Tag Archive | "streaming"

Netflix Shares Under Pressure After LVLT/GLBC Merger

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Shares of Netflix (NFLX) are down 2.9% at $228.11 in midday trading on  concerns that the merger between Level 3 (LVLT) and Global Crossing (GLBC) will hurt the movie streaming company.

Akamai Technologies (AKAM) and Limelight Networks (LLNW) typically compete with Level 3 to supply Netflix with elements of their streaming services.

Analysts say the acquisition of Global Crossing by Level 3 will lead to market consolidation, which could potentially give it more pricing power to pass on to consumers. This would, in turn, hit Netflix’s margins.

Netflix shares are down 3% at $227.94.

Akamai shares are down 2.6% at $36.38.

Limelight shares are down 2.6% at $7.11.

Article courtesy of Tech Trader Daily

Netflix: Google’s YouTube A ‘Substantial’ Threat, Says Wedge

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Following Google’s (GOOG) announcement this morning it will integrate “live streaming” capabilities into its YouTube video service, Wedge Partners analyst Martin Pyykkonen today writes that professional content partnerships for YouTube could be a threat to Netflix (NFLX), in fact a “substantial” threat, in his view.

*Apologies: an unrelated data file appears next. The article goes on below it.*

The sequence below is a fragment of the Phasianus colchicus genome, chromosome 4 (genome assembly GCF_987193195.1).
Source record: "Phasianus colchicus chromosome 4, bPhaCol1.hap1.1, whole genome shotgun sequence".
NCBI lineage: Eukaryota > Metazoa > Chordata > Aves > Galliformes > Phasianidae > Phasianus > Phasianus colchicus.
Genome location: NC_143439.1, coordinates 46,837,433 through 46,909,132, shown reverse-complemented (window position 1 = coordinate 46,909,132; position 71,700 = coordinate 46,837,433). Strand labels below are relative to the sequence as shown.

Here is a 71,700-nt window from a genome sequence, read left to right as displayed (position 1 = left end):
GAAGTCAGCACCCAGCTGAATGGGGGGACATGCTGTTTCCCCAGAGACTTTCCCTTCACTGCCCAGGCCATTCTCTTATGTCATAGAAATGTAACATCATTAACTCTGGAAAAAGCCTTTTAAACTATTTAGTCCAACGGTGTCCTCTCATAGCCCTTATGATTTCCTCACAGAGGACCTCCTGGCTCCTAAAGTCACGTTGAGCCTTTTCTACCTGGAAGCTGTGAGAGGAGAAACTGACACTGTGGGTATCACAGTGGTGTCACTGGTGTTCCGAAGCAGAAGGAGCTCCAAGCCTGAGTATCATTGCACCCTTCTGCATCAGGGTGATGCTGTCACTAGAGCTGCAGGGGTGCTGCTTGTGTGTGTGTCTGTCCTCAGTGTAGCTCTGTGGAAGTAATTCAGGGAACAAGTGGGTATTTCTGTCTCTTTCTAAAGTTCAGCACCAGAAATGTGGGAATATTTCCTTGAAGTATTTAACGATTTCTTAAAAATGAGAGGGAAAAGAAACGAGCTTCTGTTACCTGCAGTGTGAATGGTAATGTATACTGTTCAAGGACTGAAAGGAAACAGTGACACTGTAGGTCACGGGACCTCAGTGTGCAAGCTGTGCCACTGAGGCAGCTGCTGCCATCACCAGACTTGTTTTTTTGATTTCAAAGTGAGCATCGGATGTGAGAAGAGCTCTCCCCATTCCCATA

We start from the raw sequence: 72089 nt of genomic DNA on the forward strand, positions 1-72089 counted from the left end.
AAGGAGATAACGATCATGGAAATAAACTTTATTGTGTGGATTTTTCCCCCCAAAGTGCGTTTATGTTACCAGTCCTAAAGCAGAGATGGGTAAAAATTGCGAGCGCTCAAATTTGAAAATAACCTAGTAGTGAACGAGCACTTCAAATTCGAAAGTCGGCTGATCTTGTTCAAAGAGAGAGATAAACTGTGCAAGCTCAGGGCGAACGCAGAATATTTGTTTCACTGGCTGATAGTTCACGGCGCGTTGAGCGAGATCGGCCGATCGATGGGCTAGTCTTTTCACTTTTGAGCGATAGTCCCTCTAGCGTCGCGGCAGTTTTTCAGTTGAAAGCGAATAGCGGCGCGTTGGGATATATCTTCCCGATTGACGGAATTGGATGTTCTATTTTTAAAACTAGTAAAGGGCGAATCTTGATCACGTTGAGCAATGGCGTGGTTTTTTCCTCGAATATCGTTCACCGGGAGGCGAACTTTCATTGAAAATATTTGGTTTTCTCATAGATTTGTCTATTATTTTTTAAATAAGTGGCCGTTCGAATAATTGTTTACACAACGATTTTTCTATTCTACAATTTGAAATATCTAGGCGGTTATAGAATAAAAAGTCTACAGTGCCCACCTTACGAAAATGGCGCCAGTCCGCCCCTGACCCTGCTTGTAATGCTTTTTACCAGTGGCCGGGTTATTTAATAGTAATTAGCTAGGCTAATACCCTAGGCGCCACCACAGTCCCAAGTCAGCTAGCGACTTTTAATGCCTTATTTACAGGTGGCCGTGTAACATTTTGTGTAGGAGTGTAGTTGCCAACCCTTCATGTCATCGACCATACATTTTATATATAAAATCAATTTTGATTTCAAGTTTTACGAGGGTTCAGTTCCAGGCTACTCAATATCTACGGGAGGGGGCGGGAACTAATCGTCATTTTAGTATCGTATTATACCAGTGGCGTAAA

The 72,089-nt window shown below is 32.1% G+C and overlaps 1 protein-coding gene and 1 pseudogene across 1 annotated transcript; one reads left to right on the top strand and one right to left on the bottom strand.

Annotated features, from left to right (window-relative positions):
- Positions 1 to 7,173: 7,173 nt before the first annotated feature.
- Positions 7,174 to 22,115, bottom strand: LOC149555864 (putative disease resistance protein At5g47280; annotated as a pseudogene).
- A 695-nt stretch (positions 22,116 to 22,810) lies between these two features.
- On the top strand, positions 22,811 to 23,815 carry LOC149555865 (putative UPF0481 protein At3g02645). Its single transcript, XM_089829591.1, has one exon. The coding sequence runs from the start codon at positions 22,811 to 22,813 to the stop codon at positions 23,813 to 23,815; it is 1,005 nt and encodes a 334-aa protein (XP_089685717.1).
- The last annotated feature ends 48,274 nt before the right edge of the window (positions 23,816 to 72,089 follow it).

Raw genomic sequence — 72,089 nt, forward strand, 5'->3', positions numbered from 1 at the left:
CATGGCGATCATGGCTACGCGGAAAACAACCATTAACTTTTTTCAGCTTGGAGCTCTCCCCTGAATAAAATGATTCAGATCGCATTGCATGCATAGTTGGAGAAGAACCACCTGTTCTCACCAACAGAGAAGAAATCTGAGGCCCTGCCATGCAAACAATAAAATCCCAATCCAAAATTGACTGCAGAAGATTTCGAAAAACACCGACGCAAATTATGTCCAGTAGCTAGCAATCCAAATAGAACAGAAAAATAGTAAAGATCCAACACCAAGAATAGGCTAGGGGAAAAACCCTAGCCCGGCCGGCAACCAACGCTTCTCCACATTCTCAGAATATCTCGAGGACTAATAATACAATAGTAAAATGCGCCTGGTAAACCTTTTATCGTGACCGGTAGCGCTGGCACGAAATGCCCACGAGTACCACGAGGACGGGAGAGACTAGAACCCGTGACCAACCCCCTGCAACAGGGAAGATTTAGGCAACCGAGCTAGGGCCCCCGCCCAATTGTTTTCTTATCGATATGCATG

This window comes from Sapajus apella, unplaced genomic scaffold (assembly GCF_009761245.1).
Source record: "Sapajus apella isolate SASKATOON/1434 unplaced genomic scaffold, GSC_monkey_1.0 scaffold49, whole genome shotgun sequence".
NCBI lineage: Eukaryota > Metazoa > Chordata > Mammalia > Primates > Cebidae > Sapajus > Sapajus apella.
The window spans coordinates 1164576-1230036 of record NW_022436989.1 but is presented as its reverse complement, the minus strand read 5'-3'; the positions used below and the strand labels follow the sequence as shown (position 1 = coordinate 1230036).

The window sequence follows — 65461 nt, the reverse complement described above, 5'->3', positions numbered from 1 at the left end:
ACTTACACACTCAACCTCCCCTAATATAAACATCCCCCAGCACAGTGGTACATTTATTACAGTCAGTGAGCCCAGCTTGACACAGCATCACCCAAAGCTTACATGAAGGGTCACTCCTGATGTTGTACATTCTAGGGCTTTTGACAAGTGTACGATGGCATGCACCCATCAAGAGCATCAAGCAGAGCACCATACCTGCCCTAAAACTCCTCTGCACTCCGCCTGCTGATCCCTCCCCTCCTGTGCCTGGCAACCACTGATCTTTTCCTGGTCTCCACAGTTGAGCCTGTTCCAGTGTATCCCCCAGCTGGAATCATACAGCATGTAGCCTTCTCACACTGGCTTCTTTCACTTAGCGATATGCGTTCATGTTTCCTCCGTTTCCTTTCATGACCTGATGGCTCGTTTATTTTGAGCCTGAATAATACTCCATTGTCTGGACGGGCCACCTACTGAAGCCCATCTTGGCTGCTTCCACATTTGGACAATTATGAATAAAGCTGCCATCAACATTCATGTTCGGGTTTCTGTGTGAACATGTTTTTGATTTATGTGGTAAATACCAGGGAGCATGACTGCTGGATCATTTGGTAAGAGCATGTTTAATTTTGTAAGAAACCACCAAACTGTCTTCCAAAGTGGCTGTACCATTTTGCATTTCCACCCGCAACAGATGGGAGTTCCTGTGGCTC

While original content produced for the Web still has to prove its appeal, writes Pyykkonen, “we think the primary opportunity for GOOG is to license professional content which can be monetized through streaming subscriptions and/or advertising supported online distribution.”

Pyykkonen thinks YouTube could “acquire the streaming rights (even if non-exclusive) to a substantial portion of recent film/TV programming assets.”

With 144 million unique visitors at YouTube in the US, as of February, writes Pyykkonen, YouTube’s biggest immediate advantage over Netflix is broad distribution across not only PCs but also mobile phones, tablets, IP-enabled TVs, and other devices.

“Unlike other streaming video competitors, YouTube is on nearly every device platform on which NFLX is running today,” observes Pyykkonen. “We believe that it is this platform distribution in particular that gives GOOG a significant leg up on the competition vs. NFLX. Time will tell how aggressive GOOG will be in competing with NFLX, but we think the threat is substantial.”